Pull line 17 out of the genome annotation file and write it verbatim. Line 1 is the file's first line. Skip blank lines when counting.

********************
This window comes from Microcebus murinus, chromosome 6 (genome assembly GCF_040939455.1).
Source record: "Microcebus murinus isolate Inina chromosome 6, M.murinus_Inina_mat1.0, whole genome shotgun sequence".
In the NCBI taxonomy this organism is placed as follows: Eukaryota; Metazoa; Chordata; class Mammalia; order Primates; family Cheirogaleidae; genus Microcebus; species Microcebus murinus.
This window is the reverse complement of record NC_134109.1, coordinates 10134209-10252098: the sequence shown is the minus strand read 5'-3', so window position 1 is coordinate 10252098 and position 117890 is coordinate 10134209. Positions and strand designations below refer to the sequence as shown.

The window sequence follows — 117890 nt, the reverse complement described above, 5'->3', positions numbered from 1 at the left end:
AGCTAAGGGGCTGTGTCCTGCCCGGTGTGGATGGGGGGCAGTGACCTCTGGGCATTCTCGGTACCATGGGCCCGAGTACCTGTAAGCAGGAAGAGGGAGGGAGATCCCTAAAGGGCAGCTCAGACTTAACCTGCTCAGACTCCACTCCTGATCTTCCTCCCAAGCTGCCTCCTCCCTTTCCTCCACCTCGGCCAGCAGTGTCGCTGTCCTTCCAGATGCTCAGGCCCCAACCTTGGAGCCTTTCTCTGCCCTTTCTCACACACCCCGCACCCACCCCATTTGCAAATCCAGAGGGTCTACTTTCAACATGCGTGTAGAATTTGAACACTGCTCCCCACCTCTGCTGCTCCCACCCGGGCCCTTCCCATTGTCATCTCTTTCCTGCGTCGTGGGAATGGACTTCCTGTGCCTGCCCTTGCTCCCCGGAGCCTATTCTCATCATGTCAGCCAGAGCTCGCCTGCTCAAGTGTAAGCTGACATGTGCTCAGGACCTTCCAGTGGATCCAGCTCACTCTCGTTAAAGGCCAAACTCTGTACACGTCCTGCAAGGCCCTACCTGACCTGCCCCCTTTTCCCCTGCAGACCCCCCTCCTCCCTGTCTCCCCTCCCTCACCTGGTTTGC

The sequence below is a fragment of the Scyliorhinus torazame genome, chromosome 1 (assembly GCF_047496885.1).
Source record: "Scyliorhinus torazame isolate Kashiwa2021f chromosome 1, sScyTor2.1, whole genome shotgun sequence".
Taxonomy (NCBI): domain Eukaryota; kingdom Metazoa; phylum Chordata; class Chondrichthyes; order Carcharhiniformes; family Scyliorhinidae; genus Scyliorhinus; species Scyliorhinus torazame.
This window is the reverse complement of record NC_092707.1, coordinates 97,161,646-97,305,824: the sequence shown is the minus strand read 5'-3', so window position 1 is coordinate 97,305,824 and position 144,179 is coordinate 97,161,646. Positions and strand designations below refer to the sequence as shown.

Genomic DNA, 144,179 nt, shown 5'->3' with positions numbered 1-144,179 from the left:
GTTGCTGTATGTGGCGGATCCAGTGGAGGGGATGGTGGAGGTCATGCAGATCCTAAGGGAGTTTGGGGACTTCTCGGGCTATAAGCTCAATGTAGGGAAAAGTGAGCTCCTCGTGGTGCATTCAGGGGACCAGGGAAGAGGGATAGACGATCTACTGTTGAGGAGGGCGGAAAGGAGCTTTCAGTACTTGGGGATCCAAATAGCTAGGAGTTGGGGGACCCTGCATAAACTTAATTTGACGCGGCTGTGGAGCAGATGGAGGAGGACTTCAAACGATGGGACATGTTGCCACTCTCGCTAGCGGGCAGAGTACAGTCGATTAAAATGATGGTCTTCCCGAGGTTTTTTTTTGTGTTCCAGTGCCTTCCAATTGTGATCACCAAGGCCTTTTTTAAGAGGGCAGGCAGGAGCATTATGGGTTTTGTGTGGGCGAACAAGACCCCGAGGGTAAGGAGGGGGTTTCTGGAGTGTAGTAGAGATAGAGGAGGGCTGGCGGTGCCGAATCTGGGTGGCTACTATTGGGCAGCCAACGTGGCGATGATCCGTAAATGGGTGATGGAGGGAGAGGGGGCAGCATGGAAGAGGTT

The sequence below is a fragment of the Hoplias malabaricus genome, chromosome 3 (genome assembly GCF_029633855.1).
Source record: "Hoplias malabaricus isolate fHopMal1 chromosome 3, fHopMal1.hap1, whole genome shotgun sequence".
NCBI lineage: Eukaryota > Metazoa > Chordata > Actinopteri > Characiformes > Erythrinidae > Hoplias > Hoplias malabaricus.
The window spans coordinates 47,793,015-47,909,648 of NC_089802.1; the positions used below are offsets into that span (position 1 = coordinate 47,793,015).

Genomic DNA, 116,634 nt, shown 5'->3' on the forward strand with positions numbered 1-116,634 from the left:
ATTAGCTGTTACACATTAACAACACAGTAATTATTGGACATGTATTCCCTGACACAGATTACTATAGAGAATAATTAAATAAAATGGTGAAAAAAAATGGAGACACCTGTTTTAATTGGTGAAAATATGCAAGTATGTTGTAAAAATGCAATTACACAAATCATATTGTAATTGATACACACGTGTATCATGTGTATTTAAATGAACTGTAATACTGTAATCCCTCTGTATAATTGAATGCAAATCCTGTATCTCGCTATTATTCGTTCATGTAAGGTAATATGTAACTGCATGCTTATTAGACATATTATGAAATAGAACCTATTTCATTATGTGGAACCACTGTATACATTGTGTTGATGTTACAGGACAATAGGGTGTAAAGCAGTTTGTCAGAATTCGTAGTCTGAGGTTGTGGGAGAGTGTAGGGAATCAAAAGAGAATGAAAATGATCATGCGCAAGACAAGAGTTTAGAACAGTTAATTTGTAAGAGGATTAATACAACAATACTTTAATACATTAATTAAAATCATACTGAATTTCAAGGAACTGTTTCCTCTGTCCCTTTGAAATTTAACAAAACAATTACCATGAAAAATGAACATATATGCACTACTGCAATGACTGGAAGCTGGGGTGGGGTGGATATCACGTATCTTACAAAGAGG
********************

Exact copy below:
Genomic DNA, 116,634 nt, shown 5'->3' on the forward strand with positions numbered 1-116,634 from the left: